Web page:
It further adds a provision prohibiting the unlawful use of the Red Crescent and Red Crystal (the third Protocol emblem) names, together with their emblems and badges and other word, device or thing likely to be mistaken for the red cross, red crescent or red crystal.  In the Act as it is currently written, only the red cross emblem is specifically safeguarded from unlawful use.  This amendment is to ensure that the red crescent and third Protocol emblems are given the same protection against unlawful use as the red cross emblem.

The penalty provision for the unlawful use of these emblems is amended to include all emblems as noted above.  An exception to this penalty section is included, stating that it does not make unlawful the use of any of the emblems, badges, words or things likely to be mistaken for them that was carried out lawfully before the coming into force of this subsection.

Clause 5 adds a new section to the Act.  New section 10 adds a short title, the Canadian Red Cross Society Act, to the Act. 

  • Clause 6 amends the Trade-marks Act:

Clause 6 amends section 9(1) of the Trade-marks Act by adding the third Protocol emblem to those marks whose unauthorized use is prohibited.  This gives the third Protocol emblem the same protection as that afforded to the red cross, red crescent, and red lion and sun under the Act. 

  • Coming into force information:

The provisions of this bill come into force on a day or days to be fixed by order of the Governor in Council, as set out in clause 7. 

Commentary

The Protocol Additional to the Geneva Conventions of 12 August 1949, and Relating to the Adoption of an Additional Distinctive Emblem (Protocol III) was adopted by the High Contracting Parties on 8 December 2005.  It establishes the red crystal as an additional distinctive emblem for the International Red Cross and Red Crescent Movement (“the Movement”).  The Movement is “the world’s largest humanitarian network, with a presence and activities in almost every country.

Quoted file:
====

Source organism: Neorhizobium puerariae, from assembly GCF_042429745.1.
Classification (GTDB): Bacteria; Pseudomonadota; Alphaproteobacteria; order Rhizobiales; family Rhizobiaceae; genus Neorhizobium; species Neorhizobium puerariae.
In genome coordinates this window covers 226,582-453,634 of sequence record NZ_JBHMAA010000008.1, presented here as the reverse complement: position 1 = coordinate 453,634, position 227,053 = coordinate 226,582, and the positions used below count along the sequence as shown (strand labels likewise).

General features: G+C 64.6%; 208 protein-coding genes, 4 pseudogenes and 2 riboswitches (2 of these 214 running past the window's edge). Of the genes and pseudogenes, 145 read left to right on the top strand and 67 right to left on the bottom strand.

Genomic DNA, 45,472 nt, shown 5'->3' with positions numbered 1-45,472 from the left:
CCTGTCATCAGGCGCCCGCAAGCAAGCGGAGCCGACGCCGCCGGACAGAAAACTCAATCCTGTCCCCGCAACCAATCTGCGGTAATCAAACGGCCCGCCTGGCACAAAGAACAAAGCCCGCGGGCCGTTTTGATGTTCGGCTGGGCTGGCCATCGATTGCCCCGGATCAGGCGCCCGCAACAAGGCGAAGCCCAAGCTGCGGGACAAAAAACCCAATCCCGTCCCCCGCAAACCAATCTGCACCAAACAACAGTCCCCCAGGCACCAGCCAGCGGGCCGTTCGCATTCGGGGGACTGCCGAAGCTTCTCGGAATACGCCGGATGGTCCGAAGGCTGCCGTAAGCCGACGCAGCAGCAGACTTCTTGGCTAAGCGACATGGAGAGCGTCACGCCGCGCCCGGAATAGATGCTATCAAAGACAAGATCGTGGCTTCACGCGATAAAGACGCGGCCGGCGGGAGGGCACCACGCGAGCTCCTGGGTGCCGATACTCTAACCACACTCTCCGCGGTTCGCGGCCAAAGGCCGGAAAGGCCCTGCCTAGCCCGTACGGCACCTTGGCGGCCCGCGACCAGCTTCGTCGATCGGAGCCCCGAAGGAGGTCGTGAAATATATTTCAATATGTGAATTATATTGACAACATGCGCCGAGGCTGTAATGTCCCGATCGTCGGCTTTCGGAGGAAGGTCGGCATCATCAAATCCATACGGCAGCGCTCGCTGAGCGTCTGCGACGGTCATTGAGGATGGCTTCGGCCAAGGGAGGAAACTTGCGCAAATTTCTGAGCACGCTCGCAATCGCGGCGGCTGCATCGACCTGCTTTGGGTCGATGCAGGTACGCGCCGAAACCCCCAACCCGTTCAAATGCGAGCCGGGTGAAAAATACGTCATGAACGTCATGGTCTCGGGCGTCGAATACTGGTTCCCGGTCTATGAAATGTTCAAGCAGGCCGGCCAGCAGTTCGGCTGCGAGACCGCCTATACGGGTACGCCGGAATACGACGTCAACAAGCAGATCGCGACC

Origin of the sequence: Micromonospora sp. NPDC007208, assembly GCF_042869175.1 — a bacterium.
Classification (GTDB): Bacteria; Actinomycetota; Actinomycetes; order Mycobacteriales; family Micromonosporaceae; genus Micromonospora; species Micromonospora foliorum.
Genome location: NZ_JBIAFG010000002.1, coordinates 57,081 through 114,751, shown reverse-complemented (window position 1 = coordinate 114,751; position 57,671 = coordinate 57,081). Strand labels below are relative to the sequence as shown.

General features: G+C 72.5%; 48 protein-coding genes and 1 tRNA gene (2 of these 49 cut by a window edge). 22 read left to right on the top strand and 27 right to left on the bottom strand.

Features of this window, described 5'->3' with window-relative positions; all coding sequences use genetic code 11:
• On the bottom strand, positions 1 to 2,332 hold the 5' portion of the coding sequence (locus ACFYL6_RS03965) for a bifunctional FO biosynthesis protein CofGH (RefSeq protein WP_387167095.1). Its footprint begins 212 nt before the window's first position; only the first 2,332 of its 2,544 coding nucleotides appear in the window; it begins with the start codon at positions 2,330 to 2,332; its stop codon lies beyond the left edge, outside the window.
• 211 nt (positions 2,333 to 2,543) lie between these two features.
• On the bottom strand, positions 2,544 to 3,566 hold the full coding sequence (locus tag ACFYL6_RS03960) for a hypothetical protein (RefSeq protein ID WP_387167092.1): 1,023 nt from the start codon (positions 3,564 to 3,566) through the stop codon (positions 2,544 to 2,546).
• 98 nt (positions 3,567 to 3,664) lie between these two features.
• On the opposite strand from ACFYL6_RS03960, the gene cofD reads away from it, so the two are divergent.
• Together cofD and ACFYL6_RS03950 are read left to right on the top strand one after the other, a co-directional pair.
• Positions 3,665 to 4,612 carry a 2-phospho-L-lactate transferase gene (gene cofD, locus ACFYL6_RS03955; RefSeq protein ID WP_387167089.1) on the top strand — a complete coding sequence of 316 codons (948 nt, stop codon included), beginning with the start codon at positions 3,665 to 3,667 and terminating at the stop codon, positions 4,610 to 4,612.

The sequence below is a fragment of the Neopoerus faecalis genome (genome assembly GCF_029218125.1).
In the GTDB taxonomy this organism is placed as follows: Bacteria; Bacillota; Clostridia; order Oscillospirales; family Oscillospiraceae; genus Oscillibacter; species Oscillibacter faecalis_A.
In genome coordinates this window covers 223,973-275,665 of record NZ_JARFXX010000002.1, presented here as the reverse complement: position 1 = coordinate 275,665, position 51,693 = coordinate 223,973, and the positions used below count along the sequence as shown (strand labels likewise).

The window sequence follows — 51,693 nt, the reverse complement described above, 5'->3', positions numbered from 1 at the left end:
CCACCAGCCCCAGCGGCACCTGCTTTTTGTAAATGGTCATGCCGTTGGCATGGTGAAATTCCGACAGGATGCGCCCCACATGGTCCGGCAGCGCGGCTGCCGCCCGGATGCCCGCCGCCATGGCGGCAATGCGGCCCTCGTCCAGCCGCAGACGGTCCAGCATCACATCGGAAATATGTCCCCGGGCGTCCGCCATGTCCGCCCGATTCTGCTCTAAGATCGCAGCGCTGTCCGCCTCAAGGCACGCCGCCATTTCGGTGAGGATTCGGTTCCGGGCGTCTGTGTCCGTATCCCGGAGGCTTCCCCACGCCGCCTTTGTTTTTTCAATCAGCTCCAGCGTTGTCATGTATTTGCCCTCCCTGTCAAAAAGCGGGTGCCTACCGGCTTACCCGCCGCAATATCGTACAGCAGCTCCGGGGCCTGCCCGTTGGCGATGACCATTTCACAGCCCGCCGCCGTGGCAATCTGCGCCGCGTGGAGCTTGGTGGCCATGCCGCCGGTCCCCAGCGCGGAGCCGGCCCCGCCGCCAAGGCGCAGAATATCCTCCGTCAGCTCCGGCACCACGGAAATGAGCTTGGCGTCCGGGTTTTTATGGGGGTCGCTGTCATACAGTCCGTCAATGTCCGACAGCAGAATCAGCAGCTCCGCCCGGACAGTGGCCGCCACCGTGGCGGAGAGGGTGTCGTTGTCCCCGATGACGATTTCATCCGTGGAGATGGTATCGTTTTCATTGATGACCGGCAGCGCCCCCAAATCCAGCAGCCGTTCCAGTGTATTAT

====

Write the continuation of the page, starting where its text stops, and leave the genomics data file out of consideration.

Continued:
The Movement incorporates the Geneva-based International Committee of the Red Cross (ICRC) and the International Federation of Red Cross and Red Crescent Societies (the International Federation), as well as National Societies in 178 countries.”(1)

The aim of the Third Protocol is to allow the Movement to be more universal and effective in its response to crises worldwide.  The Protocol seeks to enhance the protection for humanitarian workers who provide assistance to people affected by conflicts and natural disasters.  The Protocol entered into force on 14 January 2007. 

The red crystal emblem and the Third Protocol establishing it are the result of almost 50 years of negotiations.  The red crystal is intended as an additional emblem for the International Red Cross and Red Crescent Movement, free of national, cultural, religious, political or ethnic connotation.(2)  It also intended to provide a basis for the Magen David Adom (the Israeli national aid society) and the Palestinian Red Crescent Society to join the International Red Cross and Red Crescent Movement as full members.

Canada signed the Third Protocol on 19 June 2006 and is currently pursuing efforts to ratify it.  In order to do this, Canada was obliged to amend certain legislation to provide the same level of protection for the red crystal emblem as has the red cross emblem in Canada, as well as the red crescent emblem. 


Endnotes

* Notice: For clarity of exposition, the legislative proposals set out in the bill described in this Legislative Summary are stated as if they had already been adopted or were in force. It is important to note, however, that bills may be amended during their consideration by the House of Commons and Senate, and have no force or effect unless and until they are passed by both Houses of Parliament, receive Royal Assent, and come into force.
  1. International Red Cross and Red Crescent Movement (IFRC) website.
  2. For a brief review of the emblem’s history and the debate on its creation, see IFRC website.